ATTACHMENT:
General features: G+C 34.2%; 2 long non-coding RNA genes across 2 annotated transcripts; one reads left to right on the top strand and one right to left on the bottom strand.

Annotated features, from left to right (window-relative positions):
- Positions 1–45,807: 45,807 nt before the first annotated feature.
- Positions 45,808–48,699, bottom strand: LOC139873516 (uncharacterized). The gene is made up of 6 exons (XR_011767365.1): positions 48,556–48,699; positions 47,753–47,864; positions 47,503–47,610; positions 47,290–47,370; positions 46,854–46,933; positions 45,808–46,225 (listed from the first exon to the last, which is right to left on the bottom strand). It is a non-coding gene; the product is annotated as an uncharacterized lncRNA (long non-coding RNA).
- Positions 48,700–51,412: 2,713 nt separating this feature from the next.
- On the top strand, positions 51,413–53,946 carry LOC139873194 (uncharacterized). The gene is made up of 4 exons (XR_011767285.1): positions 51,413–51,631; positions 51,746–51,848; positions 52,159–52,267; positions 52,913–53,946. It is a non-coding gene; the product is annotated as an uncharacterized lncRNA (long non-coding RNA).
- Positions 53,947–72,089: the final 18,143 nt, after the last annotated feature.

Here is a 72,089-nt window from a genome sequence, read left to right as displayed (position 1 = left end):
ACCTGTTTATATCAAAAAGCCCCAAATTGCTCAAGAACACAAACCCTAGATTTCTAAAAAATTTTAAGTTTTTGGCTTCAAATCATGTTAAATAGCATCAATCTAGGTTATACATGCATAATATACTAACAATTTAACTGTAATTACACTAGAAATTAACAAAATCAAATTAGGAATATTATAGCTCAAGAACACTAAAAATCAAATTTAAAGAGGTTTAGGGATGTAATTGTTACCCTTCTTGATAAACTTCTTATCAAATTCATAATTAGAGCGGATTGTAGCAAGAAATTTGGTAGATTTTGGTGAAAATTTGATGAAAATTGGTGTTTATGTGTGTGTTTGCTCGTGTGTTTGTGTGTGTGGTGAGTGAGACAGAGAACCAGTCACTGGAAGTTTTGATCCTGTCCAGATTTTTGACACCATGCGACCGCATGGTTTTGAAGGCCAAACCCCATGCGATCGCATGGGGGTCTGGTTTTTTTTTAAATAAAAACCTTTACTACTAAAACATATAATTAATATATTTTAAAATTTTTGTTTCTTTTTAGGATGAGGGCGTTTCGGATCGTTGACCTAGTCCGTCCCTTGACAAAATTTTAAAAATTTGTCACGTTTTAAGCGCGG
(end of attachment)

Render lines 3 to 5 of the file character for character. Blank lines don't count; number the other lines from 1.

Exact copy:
- Positions 1–45,807: 45,807 nt before the first annotated feature.
- Positions 45,808–48,699, bottom strand: LOC139873516 (uncharacterized). The gene is made up of 6 exons (XR_011767365.1): positions 48,556–48,699; positions 47,753–47,864; positions 47,503–47,610; positions 47,290–47,370; positions 46,854–46,933; positions 45,808–46,225 (listed from the first exon to the last, which is right to left on the bottom strand). It is a non-coding gene; the product is annotated as an uncharacterized lncRNA (long non-coding RNA).
- Positions 48,700–51,412: 2,713 nt separating this feature from the next.